Check engine light

mazda
engines
lights
millenia

#1

I have a check engine light pop up again.

I had repairs last year for this with a major tune up (brakes/spark plugs/NDK wire replaced) for $1200.

The new codes that came up are P1170-H02S11 and P1173-H02S21. What does this mean and what do I need to get this fixed? Is is worth getting it fixed or just selling the car if possible.


#2

It would help to know the age and mileage of the car, and what other work needs to be done. Brakes and spark plugs are ordinary wear and tear items depending on when it was done.


#3

The codes point to failed oxygen sensors on bank one and bank two…These sensors cost about $80-$100 each and may require some labor to install them. They screw into the exhaust pipes and control the fuel mixture…


#4

I had repairs last year for this

You may have had repairs last year for something. But the check engine light isn’t a “this” - there are lots and lots of things going on in the car’s systems and different things can go wrong - hundreds of reasons the engine light might turn on.

Contrary to Caddyman’s assessment these codes might indicate bad O2 sensors. But 2 going out at the same time? Its possible, but its not the first thing I’d suspect. The O2 sensors are likely the “messengers” - you can shoot them if you like but I’ll be it will be a waste of money.

Basically, just about any code that mentions what an O2 sensor is doing can come from a bad O2 sensor; a problem with O2 sensor wiring; completely different problems that throw off the fuel / air mix (in which case the O2 sensor is just doing its job). Given that you simultaneously have codes for both banks I’m going for fuel / air mix.

Someone should check your fuel system (pressure, regulator, injectors) and check for vacuum leaks to start with.

You didn’t give a year. But I’m going to guess that you’re not 12 years old and maybe the “1998” after “cargirl” means that the car is a '98. If that’s right then you have a 13 year old car. Expect to have to put money into it on a fairly regular basis. Keep watch on things and when that money becomes more than a regular car payment plus higher insurance premiums plus higher taxes if applicable, then you think about getting rid of it.

And those “repairs” last year were not “repairs” - they were maintenance. Any other car you get will also need brakes and spark plugs at some point. These are normal wear and tear items.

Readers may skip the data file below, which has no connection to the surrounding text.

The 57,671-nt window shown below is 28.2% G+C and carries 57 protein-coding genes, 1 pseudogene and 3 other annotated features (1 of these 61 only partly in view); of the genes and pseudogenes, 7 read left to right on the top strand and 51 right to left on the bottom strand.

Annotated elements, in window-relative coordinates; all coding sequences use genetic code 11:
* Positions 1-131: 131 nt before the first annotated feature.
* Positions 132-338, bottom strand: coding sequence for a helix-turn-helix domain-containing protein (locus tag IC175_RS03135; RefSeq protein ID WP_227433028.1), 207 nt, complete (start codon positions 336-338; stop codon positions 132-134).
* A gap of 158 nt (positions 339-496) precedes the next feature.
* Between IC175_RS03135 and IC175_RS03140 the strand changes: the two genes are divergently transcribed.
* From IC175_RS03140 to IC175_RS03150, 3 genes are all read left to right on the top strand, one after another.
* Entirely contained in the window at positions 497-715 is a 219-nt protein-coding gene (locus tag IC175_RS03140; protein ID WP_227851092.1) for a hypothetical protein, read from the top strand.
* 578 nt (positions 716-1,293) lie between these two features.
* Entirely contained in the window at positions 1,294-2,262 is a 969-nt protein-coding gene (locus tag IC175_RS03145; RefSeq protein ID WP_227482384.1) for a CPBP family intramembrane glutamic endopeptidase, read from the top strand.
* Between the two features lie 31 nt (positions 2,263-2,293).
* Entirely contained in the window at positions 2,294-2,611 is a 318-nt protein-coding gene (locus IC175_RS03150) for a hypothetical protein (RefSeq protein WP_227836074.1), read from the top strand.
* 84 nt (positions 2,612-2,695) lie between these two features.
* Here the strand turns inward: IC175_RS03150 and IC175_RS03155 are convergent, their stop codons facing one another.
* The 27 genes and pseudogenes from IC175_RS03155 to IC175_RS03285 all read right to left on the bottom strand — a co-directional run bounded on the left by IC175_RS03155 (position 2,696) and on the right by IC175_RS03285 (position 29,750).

One more point. Sometime last year you got a check engine light. Nothing about your brakes would cause this. So I’ll make some more guesses. Your CEL came on because of misfires. The misfires were caused by having old spark plugs and wires. The only guess I can make about that is that you don’t pay attention to the car’s regular maintenance needs. This is penny wise a pound foolish. Spend a little bit as you go to keep the car up on repairs & maintenance and it will actually save you money in the long run.

I apologize in advance if any of my guesses are wrong.


#5

Thank you for the help. The items done last year were for the 60K maintenance (was at 55000 miles then). The mechanic had said this was the cause of the check engine light and fixed all of that and it went away.

Its a 1998 Mazda Millenia. There haven’t been any other major repairs. At this point, they wanted to replace two of the sensors to see if that fixes the problem but they’re not sure if that will work. They also said they’ll try one in the front and back on the right side based on the codes in a few hours. They didn’t look at the car just ran the codes and told me this info. They also want to do an intake cleaning but I thin that was done last year on the 60K maintenance visit. Does it sound reasonable to pursue this repair? What is a reasonable fee to resolve this issue?


#6

It’s probably reasonable to pursue a repair on a car with only 60K miles (unless you live in Vermont and drive through salt 6 months out of the year and the body is falling apart) but this shop might not be the best place to have it done. I get the feeling they are just throwing parts at the problem and are not interested in doing a proper diagnosis. Ask them if the sensors do not fix the problem, and are actually sensing a bigger problem somewhere else, will they refund you the cost of the unneeded repair.


#7

Thank you for the advice. I went to two places and both siad “no need to look at the car” and just did the scan and told me the same thing.

Will ask for the guarantee or refund if it doesn’t work.

Also, if the sensor ends up being the issue, how much should something like that cost? I got two very different estimates…


#8

I checked my favorite site for parts, one is 41.79 (post cat) Pre Cat is 55.79. so anything over 250 is nuts. A lot of muffler shops will do o2 sensors for a good price. o2 sensors tend to get stuck and need a torch to be pulled out. Muffler shops generally have good tig welders that they can get the sensor even hotter with and pop out the most stuck sensor with ease. A lot of muffler shops will also let you supply the part…saving you lots of money


#9

But listen to cigroller…IT’S PROBABLY NOT THE SENSORS!!! They are only the messenger. something is wrong upstream, do what Cig said first…


#10

So I went to a mechanic who took a look at it (cost about 100$) to estimate what’s wrong. They said the Battery needs to be replaced and the posts/cables need replacing since they were corroded this would cost me $230. They also said the EGR needs to be cleaned which is $80 and possible another $20-80 if they replace the part. They also said the PCV valve needs cleaning $40 and then it’d be $8 to replace it. They then said the codes would be rerun and they’d let me know if anything else needs to be done. Somehow after all this the check engine light disappeared again.